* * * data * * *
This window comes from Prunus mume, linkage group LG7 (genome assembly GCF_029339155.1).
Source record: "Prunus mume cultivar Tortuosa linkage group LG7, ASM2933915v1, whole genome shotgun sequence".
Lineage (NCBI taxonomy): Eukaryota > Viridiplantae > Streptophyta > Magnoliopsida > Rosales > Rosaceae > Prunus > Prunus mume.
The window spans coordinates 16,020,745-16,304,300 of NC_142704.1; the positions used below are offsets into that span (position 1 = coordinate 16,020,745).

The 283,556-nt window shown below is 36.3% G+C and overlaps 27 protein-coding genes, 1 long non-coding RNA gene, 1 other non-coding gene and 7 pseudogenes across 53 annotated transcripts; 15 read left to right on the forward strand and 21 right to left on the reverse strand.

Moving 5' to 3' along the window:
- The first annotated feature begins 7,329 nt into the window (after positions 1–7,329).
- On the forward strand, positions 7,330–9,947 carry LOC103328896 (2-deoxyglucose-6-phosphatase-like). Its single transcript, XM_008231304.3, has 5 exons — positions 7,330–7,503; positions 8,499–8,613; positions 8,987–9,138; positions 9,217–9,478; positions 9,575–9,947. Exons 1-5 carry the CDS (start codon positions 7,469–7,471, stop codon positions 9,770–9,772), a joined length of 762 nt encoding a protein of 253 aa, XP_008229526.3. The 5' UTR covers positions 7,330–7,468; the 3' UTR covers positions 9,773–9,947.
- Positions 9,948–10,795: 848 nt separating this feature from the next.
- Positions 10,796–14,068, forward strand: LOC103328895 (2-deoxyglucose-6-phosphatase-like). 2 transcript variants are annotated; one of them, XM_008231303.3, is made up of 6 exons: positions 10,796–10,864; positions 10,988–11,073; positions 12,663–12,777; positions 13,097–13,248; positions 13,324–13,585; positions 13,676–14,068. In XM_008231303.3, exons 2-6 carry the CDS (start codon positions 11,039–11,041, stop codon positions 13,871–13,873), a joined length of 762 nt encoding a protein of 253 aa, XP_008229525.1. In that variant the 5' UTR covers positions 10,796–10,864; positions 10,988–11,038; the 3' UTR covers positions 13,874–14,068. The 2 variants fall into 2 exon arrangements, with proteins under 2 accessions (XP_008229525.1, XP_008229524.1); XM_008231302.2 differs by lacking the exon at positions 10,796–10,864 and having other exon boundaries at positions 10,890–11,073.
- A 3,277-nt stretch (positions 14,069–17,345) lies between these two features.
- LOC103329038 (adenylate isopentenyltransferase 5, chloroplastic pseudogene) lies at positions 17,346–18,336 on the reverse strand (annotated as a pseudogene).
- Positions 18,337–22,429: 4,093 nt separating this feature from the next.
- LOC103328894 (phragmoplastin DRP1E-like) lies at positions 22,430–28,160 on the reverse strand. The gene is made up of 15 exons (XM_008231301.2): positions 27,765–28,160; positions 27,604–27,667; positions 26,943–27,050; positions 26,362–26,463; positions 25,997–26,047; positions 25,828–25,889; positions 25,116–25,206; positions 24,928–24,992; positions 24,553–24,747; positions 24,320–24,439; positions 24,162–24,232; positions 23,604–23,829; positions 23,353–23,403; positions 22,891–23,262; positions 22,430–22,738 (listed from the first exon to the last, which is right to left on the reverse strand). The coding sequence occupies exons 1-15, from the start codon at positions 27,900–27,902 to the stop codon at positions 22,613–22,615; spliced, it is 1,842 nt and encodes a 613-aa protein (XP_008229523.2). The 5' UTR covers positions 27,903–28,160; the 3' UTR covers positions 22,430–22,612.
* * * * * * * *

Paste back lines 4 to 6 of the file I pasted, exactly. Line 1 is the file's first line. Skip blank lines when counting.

The window spans coordinates 16,020,745-16,304,300 of NC_142704.1; the positions used below are offsets into that span (position 1 = coordinate 16,020,745).

The 283,556-nt window shown below is 36.3% G+C and overlaps 27 protein-coding genes, 1 long non-coding RNA gene, 1 other non-coding gene and 7 pseudogenes across 53 annotated transcripts; 15 read left to right on the forward strand and 21 right to left on the reverse strand.

Moving 5' to 3' along the window: